Fed Shelters Investors From Full Cost of Bonds Selloff, BIS SaysAnchalee Worrachate
The Federal Reserve has taken some of the sting out of selloffs in Treasuries through its accumulation of government bonds, according to the Bank for International Settlements.
Last year’s rout in the securities between May and July generated total losses of $425 billion, equal to about 2.5 percent of U.S. gross domestic product, the BIS estimated in a report published today. With the Fed’s holdings softening the blow, private investors incurred only about $280 billion of the costs, or 1.7 percent of GDP.
“The valuation losses for public holders of U.S. Treasury securities in 2013 were relatively contained,” the Basel, Switzerland-based BIS said in its annual report.
Treasuries fell last year for the first time since 2009 as the Fed moved closer to scaling back its bond-buying program, designed to boost the economy by lowering borrowing costs. While they rose in the first half of this year, analysts are predicting declines for the next four quarters, according to yield forecasts compiled by Bloomberg, exposing investors and the Fed to another potential round of losses.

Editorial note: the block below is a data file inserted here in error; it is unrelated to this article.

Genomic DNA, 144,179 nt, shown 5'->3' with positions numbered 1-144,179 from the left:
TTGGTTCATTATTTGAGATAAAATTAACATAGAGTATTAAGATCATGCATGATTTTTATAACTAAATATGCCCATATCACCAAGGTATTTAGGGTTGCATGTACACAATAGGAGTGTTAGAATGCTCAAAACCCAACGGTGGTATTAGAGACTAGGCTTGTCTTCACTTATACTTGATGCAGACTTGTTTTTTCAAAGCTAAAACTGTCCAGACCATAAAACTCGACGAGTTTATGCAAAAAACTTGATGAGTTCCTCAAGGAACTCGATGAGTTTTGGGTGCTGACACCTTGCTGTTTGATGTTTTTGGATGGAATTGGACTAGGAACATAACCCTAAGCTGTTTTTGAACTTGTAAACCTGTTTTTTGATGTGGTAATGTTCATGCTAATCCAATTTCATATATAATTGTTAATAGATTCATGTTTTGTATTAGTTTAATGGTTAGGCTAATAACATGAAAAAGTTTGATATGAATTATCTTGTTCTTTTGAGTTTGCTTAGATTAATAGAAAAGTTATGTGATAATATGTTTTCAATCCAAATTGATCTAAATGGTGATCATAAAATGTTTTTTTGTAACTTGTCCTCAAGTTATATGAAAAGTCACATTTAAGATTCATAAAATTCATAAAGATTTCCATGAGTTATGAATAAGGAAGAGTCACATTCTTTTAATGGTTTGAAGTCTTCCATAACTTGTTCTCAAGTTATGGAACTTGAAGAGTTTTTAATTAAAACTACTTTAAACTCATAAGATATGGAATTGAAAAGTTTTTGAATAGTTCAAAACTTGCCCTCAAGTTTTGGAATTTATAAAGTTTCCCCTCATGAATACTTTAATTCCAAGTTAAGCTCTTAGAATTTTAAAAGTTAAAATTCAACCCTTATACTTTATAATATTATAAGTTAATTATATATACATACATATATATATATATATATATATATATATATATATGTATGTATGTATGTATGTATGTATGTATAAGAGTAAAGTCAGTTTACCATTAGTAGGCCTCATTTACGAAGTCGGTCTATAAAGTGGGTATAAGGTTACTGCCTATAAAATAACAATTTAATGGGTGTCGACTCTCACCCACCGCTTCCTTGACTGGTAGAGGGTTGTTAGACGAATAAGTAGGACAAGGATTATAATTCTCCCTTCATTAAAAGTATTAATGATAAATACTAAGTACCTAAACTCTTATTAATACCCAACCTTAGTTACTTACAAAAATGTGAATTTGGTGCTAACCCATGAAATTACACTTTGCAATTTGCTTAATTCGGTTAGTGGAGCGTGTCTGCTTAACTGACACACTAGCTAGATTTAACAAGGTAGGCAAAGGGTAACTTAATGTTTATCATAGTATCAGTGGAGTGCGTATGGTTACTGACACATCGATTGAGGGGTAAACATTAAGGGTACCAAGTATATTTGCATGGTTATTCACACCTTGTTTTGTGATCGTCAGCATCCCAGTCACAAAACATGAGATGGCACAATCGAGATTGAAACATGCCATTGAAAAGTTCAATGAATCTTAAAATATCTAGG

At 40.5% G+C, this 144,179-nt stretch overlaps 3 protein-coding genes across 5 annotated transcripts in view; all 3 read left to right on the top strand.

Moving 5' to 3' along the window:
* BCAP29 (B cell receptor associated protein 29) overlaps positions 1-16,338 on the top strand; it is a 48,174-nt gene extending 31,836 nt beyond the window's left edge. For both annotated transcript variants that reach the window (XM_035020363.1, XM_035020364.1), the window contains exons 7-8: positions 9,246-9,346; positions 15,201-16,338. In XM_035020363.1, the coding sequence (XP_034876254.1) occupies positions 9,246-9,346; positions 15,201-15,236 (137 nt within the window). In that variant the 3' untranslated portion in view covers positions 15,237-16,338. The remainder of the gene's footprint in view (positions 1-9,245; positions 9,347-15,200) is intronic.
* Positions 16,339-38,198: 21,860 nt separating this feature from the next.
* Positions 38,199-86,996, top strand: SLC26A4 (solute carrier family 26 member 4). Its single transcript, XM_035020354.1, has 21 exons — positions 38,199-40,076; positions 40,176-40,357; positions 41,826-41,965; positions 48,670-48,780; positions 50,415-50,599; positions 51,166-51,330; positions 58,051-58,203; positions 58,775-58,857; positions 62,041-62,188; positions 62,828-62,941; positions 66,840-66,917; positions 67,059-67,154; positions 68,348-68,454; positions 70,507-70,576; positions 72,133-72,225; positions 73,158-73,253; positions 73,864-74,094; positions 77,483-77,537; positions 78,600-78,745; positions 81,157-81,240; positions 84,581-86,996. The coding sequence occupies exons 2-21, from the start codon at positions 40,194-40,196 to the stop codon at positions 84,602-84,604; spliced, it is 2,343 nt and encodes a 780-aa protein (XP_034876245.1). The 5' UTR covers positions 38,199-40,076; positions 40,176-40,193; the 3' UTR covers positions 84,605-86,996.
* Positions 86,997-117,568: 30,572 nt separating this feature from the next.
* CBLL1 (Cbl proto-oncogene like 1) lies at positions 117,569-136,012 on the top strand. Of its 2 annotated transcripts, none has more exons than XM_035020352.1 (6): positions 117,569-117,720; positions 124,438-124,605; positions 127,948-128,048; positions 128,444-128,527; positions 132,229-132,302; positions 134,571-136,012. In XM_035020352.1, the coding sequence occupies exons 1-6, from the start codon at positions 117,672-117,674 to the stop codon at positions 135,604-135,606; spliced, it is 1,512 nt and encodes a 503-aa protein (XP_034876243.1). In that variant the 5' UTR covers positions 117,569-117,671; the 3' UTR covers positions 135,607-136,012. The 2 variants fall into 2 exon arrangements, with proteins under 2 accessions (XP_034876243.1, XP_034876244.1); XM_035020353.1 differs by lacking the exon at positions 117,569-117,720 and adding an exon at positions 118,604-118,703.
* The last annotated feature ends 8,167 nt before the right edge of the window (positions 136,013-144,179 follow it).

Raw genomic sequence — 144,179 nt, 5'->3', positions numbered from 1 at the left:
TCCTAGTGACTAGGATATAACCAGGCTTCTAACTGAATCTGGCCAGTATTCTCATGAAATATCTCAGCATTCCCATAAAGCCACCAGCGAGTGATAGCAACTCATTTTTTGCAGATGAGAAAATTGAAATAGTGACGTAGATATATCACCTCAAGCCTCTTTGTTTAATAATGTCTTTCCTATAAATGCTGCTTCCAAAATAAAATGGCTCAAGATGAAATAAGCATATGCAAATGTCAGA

To assess the impact on public bondholders of the declines last year, the BIS drew a comparison with other bond selloffs in 1994 and 2003. It found the total losses in the 2013 rout were greater than in the previous two episodes because the market size is bigger and bonds are more sensitive to changes in interest rates.
The stock of marketable U.S. Treasury securities outstanding almost tripled to $12.1 trillion in 2014 from $4.4 trillion in early 2007, according to the BIS. The duration, which calculates how much prices change when yields rise or fall, has increased to 4.8 years from 3.8 years during the same period, the bank said.
The BIS estimated 1994 aggregate losses at $150 billion and at $155 billion in 2003, accounting for about 2 percent, and 1.3 percent, of GDP, respectively.
“The 2013 selloff stands out because of the massive expansion in the stock of debt in the wake of the financial crisis,” the BIS said. “However, in 2013, public holders incurred about two-thirds of the aggregate losses” because of the Fed’s holdings.
The BIS was formed in 1930 and acts as a central bank for the world’s monetary authorities.